Louisiana exerts the biggest tug on the hearts of its children, if you believe the U.S. Census. Close to 80 percent of people born there stay there, more than in any other state, according to 2010 numbers.
I can personally vouch for that; Louisiana is the state where I was born. Whenever I get together with fellow Louisiana expats, we inevitably turn to our explanations — our excuses, really — for why we haven't gone home. Then we lament: We miss the food. We miss the music. We miss family.
Conservative political blogger Rod Dreher went home. He and I went to the same elite high school, the Louisiana School for Math, Science and the Arts in Natchitoches, La. The school attracted a certain type: high-achieving kids from small towns who grow up to be adults with bright careers — careers that tend to take them off to life in the big city.
After working as a journalist in New York, Dallas and Philadelphia, Dreher is back home in St. Francisville, population 1,700, about an hour north of Baton Rouge. The path that circled him back home, though, is rooted in sorrow. He traces it in his gripping new memoir, The Little Way of Ruthie Leming: A Southern Girl, a Small Town, and the Secret of a Good Life.
Ruthie Leming was Rod's sister. Diagnosed in 2010 with a rare and aggressive form of lung cancer (she didn't smoke), Leming was exactly the type of person we like to think will only have good things happen to her. She married her high school sweetheart, became a schoolteacher who inspired students and doted on her three little girls. She was joyous, and she loved life. Her death is momentous enough to spur Dreher to move his wife and three children back to Louisiana.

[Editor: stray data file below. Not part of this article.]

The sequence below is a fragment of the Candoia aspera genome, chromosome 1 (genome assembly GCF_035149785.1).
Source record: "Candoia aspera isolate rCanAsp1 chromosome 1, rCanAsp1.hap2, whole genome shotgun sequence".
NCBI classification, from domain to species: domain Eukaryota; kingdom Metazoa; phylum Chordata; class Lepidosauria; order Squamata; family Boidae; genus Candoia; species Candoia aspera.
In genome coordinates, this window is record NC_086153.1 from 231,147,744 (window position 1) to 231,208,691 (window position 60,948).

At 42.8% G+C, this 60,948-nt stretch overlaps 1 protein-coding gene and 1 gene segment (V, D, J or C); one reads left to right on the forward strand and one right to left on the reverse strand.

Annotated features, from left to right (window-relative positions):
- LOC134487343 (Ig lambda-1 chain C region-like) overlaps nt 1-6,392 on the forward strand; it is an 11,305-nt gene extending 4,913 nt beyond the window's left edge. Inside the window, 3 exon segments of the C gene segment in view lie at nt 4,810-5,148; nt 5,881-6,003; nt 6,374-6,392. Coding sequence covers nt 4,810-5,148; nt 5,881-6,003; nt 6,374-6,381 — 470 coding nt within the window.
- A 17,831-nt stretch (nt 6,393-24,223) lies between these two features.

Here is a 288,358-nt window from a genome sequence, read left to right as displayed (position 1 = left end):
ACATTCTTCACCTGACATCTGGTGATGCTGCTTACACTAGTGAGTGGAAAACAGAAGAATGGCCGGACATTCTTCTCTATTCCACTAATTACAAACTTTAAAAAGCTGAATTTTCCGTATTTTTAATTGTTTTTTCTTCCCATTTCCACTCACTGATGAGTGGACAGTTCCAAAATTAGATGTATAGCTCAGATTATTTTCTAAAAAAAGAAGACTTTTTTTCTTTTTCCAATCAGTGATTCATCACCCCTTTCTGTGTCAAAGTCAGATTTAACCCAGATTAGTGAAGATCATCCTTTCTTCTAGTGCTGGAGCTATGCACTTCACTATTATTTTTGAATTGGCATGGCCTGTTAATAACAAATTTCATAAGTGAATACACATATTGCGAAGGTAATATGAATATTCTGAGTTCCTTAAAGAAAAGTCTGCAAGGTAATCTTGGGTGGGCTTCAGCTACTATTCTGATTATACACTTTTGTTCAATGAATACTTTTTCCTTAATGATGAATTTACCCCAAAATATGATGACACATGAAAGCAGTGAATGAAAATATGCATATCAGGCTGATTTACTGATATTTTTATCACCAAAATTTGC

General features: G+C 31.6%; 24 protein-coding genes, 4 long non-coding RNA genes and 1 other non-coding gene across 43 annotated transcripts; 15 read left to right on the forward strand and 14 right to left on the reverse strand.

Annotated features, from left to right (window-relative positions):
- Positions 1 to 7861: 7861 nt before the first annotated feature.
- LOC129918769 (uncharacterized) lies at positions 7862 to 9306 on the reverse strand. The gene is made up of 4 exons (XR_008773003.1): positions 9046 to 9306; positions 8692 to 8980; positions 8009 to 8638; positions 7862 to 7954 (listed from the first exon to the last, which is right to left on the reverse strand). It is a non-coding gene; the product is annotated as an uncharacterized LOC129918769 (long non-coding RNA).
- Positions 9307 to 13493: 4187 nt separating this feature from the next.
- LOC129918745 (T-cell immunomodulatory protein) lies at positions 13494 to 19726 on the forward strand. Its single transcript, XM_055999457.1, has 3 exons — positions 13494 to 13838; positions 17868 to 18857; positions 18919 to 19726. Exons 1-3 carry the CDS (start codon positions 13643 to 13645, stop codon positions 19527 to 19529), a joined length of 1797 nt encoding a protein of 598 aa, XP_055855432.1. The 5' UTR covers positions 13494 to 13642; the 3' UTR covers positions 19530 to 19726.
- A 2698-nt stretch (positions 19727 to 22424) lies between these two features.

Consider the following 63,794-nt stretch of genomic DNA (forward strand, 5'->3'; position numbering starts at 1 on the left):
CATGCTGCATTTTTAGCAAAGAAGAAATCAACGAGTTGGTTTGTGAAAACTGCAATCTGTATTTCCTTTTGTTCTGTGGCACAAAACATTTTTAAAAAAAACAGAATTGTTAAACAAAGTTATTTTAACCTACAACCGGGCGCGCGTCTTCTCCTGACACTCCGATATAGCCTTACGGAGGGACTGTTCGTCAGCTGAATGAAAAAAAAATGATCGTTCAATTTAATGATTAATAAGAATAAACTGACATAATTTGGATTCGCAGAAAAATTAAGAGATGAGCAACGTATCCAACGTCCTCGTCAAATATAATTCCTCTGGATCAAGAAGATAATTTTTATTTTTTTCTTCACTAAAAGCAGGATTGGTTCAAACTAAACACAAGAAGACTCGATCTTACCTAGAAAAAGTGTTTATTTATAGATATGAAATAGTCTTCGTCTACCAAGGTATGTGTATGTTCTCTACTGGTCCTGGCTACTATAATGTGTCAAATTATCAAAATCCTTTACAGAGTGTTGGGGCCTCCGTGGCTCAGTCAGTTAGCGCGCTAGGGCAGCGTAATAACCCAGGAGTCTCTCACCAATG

This could have been a maudlin, phony story, but much to Dreher's credit, it certainly doesn't feel that way. Instead, his memoir is surprisingly personal and, at times, painfully honest. Though he says his sister was probably a saint, he doesn't shy from showing her as a real person with faults and failings. After moving his own family back to town, he has to come to terms with the fact that though his sister loved him, she didn't seem to like him. His young nieces remember him as the man their mama complained about, for his perceived snootiness and big-shot city ways.
Dreher's previous book was the nonfiction political book Crunchy Cons: The New Conservative Counterculture and Its Return to Roots. That 2006 work was a critique of the modern Republican Party and an affirmative case for communitarian principles. Big Business was out; homeschooling, organic farming and shopping local were in. Back then, Dreher opined that "the point of life is not to become a more satisfied shopper."
The Little Way of Ruthie Leming feels like his struggle to live out the principles he articulated years previously. Still, the book avoids overt discussions of political ideology or hot-button issues to focus on personal relationships and life as it's actually lived.
As the book moves toward its conclusion, Dreher wisely avoids presenting small-town living as a new utopia. Instead, he joins in a long tradition of American writers who acknowledge the sometimes ugly contradictions of small town life. (Edgar Lee Masters' 1916 classic Spoon River Anthology is the best example of the genre.) Yes, small towns can nurture familial warmth and loving connections, but they also provide fertile ground for pointless feuds and pettiness. One of the most unexpected moments of the book is when Dreher's father, now old, reveals his own quiet regrets about staying in one place his whole life.
"There has to be balance," Dreher concludes. "Not everyone is meant to stay — or to stay away — forever. There are seasons in the lives of persons and of families. Our responsibility, both to ourselves and to each other, is to seek harmony within the limits of what we are given — and to give each other grace."
Angie Drobnic Holan is deputy editor of PolitiFact, the national politics fact-checking website, and a native of Patterson, La., population 6,000.